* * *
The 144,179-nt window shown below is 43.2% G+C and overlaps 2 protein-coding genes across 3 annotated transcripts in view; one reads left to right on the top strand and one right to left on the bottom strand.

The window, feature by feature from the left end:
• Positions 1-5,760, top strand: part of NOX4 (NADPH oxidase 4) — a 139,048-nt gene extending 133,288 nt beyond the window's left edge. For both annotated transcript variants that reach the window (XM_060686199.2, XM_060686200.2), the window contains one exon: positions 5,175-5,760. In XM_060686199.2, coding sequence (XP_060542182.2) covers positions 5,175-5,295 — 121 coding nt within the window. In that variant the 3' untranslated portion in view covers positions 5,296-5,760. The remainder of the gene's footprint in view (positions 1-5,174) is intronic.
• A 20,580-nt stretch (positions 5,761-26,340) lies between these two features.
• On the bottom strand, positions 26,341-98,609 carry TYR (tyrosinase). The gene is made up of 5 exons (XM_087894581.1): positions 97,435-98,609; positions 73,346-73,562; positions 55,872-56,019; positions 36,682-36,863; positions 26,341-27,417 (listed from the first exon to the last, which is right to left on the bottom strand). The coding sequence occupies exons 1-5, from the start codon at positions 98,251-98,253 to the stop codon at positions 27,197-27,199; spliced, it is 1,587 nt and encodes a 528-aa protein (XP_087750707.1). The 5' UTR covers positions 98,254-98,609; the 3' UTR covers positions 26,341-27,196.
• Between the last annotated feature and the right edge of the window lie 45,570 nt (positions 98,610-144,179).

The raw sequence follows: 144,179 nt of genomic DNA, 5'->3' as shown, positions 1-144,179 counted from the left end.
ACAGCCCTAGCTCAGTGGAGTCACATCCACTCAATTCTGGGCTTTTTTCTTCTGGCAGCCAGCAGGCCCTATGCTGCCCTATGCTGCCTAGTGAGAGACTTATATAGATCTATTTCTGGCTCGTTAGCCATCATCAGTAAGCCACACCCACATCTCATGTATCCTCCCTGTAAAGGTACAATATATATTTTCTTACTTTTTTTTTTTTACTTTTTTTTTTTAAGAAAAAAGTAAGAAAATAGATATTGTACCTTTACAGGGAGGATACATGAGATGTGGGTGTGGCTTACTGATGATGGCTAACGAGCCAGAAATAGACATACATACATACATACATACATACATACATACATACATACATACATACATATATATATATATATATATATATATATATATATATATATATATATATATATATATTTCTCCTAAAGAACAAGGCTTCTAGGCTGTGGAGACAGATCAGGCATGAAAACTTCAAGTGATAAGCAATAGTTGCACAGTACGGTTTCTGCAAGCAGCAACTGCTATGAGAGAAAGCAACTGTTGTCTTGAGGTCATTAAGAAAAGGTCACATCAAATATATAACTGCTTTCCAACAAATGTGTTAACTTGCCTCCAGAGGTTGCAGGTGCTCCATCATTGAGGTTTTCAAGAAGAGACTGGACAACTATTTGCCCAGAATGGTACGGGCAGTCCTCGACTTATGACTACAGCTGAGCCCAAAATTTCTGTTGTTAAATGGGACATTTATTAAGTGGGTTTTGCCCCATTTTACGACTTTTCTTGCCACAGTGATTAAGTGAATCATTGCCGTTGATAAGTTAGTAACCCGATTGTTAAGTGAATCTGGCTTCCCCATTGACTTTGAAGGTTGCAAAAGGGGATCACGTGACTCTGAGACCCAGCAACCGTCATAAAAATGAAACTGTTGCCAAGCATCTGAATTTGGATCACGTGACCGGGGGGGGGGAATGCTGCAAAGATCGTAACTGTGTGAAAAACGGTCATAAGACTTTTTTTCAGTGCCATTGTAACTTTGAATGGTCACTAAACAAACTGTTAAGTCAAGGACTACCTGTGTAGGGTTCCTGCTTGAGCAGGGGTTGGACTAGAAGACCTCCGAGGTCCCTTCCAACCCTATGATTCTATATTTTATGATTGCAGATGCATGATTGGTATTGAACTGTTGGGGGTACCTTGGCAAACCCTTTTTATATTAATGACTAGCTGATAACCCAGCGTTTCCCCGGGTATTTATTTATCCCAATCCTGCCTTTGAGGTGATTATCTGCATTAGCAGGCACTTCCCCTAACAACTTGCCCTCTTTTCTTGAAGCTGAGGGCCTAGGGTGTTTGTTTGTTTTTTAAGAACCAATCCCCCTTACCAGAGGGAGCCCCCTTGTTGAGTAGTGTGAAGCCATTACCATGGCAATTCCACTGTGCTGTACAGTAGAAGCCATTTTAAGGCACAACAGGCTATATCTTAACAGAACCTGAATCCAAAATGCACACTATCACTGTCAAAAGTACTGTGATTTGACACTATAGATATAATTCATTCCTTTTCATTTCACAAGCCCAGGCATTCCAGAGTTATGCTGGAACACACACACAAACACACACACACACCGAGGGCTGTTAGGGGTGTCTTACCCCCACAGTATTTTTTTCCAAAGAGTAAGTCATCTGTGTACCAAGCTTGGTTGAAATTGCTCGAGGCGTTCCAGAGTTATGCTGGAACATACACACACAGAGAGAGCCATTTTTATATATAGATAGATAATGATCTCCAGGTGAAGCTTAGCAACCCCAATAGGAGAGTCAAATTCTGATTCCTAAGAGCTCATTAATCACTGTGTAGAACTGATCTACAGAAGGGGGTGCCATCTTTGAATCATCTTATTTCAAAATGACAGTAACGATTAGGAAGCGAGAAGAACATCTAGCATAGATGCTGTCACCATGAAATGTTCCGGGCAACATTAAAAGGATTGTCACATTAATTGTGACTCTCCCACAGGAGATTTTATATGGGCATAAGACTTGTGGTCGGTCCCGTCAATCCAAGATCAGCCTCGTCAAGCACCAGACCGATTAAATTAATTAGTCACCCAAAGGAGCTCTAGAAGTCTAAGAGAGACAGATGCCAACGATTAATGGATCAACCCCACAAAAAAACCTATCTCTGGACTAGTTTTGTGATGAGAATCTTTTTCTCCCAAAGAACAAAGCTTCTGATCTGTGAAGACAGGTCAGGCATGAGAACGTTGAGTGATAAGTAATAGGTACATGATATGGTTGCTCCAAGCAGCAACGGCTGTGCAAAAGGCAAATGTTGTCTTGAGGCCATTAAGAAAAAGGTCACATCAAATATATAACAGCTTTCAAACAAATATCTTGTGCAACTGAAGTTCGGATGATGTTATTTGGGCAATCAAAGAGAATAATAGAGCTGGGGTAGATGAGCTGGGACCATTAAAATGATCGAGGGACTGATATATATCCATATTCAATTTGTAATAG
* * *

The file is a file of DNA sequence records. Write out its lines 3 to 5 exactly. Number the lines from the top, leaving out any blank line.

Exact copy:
• Positions 1-5,760, top strand: part of NOX4 (NADPH oxidase 4) — a 139,048-nt gene extending 133,288 nt beyond the window's left edge. For both annotated transcript variants that reach the window (XM_060686199.2, XM_060686200.2), the window contains one exon: positions 5,175-5,760. In XM_060686199.2, coding sequence (XP_060542182.2) covers positions 5,175-5,295 — 121 coding nt within the window. In that variant the 3' untranslated portion in view covers positions 5,296-5,760. The remainder of the gene's footprint in view (positions 1-5,174) is intronic.
• A 20,580-nt stretch (positions 5,761-26,340) lies between these two features.
• On the bottom strand, positions 26,341-98,609 carry TYR (tyrosinase). The gene is made up of 5 exons (XM_087894581.1): positions 97,435-98,609; positions 73,346-73,562; positions 55,872-56,019; positions 36,682-36,863; positions 26,341-27,417 (listed from the first exon to the last, which is right to left on the bottom strand). The coding sequence occupies exons 1-5, from the start codon at positions 98,251-98,253 to the stop codon at positions 27,197-27,199; spliced, it is 1,587 nt and encodes a 528-aa protein (XP_087750707.1). The 5' UTR covers positions 98,254-98,609; the 3' UTR covers positions 26,341-27,196.